Warm up with a Vietnamese staple this fall. A Simple and Tasty Low GI Noodle Phở 🍜
Updated: Nov 30, 2018
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Summer has slipped away, the leaves are changing and the air is becoming crisp. With a change of the leaves comes a change of the types of foods we like to enjoy. Personally, I enjoy baking, roasting and simmering soups more once fall has arrived. A warm, comforting meal is a great way to warm up not only your home but your self! Soup is one of my favorite things to enjoy this time of year. Not only is the Vietnamese noodle soup, Phở, comforting and warming, it is loaded with ingredients that can help ward off a cold. At the very least it will make you feel better while you are enjoying it.
In March 2015, I had the opportunity to travel to Vietnam. I am forever grateful that I went on this trip. The people are welcoming and pleasant, the landscape is lush and vibrant, and the city of Hanoi is bustling with activity. The cuisine in Vietnam is an adventure of its own. I must admit that I tried many food items I do not know the name of, because of the language barrier. A friend and I had an adventurous meal, just sitting at a table on the sidewalk and letting the server bring us food. We could not communicate or understand a thing on the menu, but none of the dishes our friendly server brought disappointed. I have to agree with Anthony Bourdain about Vietnam, “once you love it, you love it forever.” I hope to get back soon, but until then, I will make Phở at home and reminisce about the trip.
Phở was the star dish of the trip for me. Not pronounced like faux, but like the lyrics in Talking Heads’ song, Psycho Killer. (Fa-fa-fa-fa-fa-fa-fa-fa-fa-fa…..) You may just have to listen to the song now. Pho is a noodle soup, and most places offer a choice of meat, and then serve it studded with fresh herbs, bean sprouts, a lime wedge, and condiments on the side. The condiments were typically fish sauce, hoisin and a spicy siracha-like sauce. The broth itself has delicious, aromatic flavors, and in my opinion, adding too much of a condiment will cover up the flavors in the broth. I love the flavor of star anise, and this is used in the broth, however it is very delicate, and can easily be missed if you add too many condiments.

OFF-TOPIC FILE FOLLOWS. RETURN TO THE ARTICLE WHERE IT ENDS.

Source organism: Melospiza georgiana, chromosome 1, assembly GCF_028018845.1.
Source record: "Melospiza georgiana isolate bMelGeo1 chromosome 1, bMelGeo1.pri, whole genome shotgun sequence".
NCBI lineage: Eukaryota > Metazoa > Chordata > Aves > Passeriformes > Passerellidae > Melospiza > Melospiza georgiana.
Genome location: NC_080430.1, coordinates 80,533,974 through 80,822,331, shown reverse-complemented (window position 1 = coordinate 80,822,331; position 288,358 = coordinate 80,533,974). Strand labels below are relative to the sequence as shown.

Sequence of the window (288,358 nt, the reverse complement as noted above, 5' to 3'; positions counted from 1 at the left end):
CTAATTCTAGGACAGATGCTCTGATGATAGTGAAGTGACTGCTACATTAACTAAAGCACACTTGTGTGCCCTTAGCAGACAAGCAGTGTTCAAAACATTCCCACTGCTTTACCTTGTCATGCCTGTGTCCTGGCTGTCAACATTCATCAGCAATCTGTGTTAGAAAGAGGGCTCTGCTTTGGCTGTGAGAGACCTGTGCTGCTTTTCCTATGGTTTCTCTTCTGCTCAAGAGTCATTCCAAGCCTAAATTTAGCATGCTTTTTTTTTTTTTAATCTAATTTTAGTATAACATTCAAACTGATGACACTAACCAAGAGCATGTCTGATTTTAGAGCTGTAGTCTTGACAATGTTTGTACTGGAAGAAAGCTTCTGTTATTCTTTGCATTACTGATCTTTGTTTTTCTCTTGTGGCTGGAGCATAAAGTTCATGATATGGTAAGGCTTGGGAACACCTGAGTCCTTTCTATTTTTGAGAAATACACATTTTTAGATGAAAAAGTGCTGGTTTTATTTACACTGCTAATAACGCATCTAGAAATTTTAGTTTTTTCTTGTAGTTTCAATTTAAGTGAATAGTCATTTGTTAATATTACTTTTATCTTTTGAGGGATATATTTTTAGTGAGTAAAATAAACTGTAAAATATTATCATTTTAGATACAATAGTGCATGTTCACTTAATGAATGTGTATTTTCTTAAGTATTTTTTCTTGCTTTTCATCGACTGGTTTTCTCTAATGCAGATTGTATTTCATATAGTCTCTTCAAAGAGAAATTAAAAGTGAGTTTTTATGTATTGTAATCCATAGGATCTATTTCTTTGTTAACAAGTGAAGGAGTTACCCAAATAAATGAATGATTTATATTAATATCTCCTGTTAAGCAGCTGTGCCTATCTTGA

The broth is usually a beef broth base, with sweetness from star anise, nice spice from ginger and a savory spice from the garlic and onion. The combination of flavors is fantastic. (So good, that I had a bowl almost everyday for breakfast!) The toppings are fresh, bright flavors and there is some crunch from the fresh bean sprouts and chili peppers. The noodles in Phở are important too. Thin rice noodles are used in Pho, the thick rice noodles are more commonly used for stir fried dishes. The delicate thin noodles are great with the delicate, complex flavors of the broth. Holista low GI noodles work perfectly in this dish, and they have added superfoods that help decrease the impact on your blood sugar. Speaking of “superfoods”, Phở delivers a good dose of health promoting ingredients. I will highlight a few below that make this soup so delicious and healthy.
Cilantro also known as coriander, which is both an herb and a spice because the seed and the fresh leaves are both used, is commonly used in Vietnam. The second dish pictured above is covered in it! The coriander seed is used fresh ground or in powder form. The leaves are usually called cilantro. Cilantro and coriander are rich in phenolic compounds, and contain a significant amount of antioxidant power due to these phenolic compounds. Antioxidants help us fight free radicals that can damage our cells. Additionally, cilantro has anti-microbial properties. This means cilantro has the potential to help you fight off bacterial infection! Phở can be served with Thai basil or cilantro. I used cilantro in this recipe, as it is easier to find, and it was commonly used in Hanoi.